Mini Review ARTICLE
Nanoparticle-Based Modulation and Monitoring of Antigen-Presenting Cells in Organ Transplantation
- Department of Oncological Sciences, Icahn School of Medicine at Mount Sinai, Immunology Institute, New York, NY, United States
Donor-specific unresponsiveness while preserving an intact immune function remains difficult to achieve in organ transplantation. Induction of tolerance requires a fine modulation of the interconnected innate and adaptive immune systems. Antigen-presenting cells (APCs) predominate during allograft rejection and create a highly inflammatory context where allospecific T cells are primed. Currently, the available protocols to prevent allograft rejection include a cocktail of drugs that are efficient in the short-term, but with severe long-term side effects and considerable toxicity. Consequently, better and less burdensome strategies are needed to promote indefinite allograft survival. Targeted delivery of immunosuppressive drugs that prevent the alloimmune response may address some of these problems. Nanoparticle-based approaches represent a promising strategy to negatively modulate the alloresponse by specifically delivering small compounds to APCs in vivo. Nanoparticles are also used as integrating imaging moieties to monitor inflammation for diagnostic purposes. Therefore, nanotechnology approaches represent an attractive strategy to deliver and monitor the efficacy of immunosuppressive therapy in organ transplantation with the potential to improve the clinical treatment of transplant patients.
Transplantation is a life-enhancing therapeutic option for tens of thousands of patients with end-stage organ failure. Outstanding short-term outcomes in organ transplantation have been achieved by pharmacologic immunosuppression. Despite these accomplishments, the detrimental effects’ life-long continuous immunosuppression compromise long-term allograft survival (1, 2). Immunosuppressive combination therapies are not specific and often toxic, resulting in the deterioration of the patient quality of life and severe side effects, including infections and malignancies (3, 4).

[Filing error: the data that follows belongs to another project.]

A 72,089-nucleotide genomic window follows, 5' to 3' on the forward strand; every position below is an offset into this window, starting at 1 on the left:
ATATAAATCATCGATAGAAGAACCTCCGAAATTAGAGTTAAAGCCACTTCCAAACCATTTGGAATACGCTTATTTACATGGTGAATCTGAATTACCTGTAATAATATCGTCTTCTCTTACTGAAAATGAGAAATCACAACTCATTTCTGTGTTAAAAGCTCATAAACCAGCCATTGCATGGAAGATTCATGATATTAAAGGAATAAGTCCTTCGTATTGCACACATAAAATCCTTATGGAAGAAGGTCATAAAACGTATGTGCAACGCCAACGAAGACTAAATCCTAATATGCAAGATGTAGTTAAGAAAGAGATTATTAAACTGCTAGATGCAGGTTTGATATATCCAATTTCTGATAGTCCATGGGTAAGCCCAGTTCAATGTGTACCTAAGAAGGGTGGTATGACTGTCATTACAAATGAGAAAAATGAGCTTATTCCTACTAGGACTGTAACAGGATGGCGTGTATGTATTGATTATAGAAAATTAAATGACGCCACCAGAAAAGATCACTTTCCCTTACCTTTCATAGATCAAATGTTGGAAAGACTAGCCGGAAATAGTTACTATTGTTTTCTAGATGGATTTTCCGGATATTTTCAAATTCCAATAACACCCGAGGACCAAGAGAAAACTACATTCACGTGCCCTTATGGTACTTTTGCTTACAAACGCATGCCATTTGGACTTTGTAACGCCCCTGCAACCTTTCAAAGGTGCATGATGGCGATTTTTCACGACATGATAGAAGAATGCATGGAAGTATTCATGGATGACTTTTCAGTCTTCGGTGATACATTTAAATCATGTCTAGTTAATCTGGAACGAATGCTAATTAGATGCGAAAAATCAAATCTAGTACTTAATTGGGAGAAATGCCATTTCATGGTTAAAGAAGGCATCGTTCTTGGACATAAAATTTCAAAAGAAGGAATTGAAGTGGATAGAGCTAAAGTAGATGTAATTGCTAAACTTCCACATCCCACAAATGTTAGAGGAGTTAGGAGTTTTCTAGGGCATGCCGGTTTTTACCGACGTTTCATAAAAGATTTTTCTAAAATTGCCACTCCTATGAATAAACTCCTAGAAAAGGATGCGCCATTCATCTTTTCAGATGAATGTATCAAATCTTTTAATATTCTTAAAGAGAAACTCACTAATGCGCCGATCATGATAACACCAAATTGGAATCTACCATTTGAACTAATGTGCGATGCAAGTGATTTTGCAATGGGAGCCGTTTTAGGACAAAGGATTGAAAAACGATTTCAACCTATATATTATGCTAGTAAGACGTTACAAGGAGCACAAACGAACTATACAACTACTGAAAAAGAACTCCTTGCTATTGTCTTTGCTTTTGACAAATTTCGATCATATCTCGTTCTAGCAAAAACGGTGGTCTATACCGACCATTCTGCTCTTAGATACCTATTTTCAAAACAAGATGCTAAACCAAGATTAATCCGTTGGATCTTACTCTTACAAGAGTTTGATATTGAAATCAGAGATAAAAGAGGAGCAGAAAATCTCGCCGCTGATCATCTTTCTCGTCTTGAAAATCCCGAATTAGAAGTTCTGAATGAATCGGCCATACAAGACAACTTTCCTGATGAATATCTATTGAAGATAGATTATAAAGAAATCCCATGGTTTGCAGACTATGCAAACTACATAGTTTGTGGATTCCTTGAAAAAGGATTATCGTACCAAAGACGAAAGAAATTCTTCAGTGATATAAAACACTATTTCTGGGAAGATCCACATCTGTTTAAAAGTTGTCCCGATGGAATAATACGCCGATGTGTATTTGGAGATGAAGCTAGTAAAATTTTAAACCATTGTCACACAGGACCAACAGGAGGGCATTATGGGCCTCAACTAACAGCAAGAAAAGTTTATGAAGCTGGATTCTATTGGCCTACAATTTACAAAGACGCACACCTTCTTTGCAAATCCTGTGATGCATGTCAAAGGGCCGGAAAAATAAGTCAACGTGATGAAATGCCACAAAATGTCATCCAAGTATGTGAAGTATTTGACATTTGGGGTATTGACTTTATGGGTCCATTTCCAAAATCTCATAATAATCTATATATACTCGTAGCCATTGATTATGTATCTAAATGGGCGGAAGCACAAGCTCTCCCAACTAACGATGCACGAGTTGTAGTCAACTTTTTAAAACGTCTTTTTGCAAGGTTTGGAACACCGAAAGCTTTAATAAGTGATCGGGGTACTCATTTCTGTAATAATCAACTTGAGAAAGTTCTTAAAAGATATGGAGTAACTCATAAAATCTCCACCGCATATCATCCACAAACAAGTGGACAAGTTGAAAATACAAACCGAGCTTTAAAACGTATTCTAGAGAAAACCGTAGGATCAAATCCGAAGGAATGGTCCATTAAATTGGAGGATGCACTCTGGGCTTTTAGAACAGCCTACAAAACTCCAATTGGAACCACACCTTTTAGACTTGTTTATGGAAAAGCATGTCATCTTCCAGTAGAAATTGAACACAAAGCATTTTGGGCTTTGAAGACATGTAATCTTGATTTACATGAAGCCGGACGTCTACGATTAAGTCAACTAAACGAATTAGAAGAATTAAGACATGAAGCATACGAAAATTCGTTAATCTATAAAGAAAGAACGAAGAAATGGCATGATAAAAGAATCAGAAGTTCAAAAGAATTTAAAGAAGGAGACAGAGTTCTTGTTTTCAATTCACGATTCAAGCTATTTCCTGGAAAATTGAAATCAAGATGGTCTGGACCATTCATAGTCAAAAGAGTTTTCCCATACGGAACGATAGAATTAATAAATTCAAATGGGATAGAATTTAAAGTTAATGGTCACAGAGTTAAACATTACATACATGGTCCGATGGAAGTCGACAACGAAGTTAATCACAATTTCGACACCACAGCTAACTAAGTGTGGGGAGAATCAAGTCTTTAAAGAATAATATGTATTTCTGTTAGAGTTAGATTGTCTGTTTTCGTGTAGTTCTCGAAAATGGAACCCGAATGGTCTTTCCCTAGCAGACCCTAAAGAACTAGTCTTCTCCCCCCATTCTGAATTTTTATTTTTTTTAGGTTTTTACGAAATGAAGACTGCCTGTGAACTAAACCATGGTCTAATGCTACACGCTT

Novel therapeutic approaches that target the adaptive immune response have been developed, but the long-term transplant outcomes remain suboptimal. This underlines the need for additional approaches to develop tolerance-inducing protocols. Allograft tolerance induction in murine models cannot be fully explained by mechanisms that target only the adaptive immunity (5, 6). Recent work revealed how the innate immune system, especially monocytes and macrophages, reacts to allogeneic non-self and critically influences the adaptive immune response (7–10). As a result, therapeutic approaches that target myeloid cells in vivo and deliver immunomodulatory agents that prevent activation of the adaptive immune response represents a largely unexplored approach to promote indefinite allograft survival.
In this mini review, we first discuss the current state and perspectives of nanotherapy in transplantation by focusing on nanoparticles, particularly for modulation and immunosuppressive drug delivery to antigen-presenting cells (APCs). We then introduce the synthetic high-density lipoprotein (HDL) nanoparticles (HDL-NPs), which represent an emerging and very promising nanotherapeutic option to be exploited in organ transplantation. In addition, we describe nanoparticle-based imaging approaches that are being evaluated for graft immune monitoring and transplant rejection diagnosis. We finally raise several outstanding questions about the use of nanoparticles in organ transplantation to conclude that this technology represents an additional therapeutic option to prevent transplant rejection and promote organ acceptance.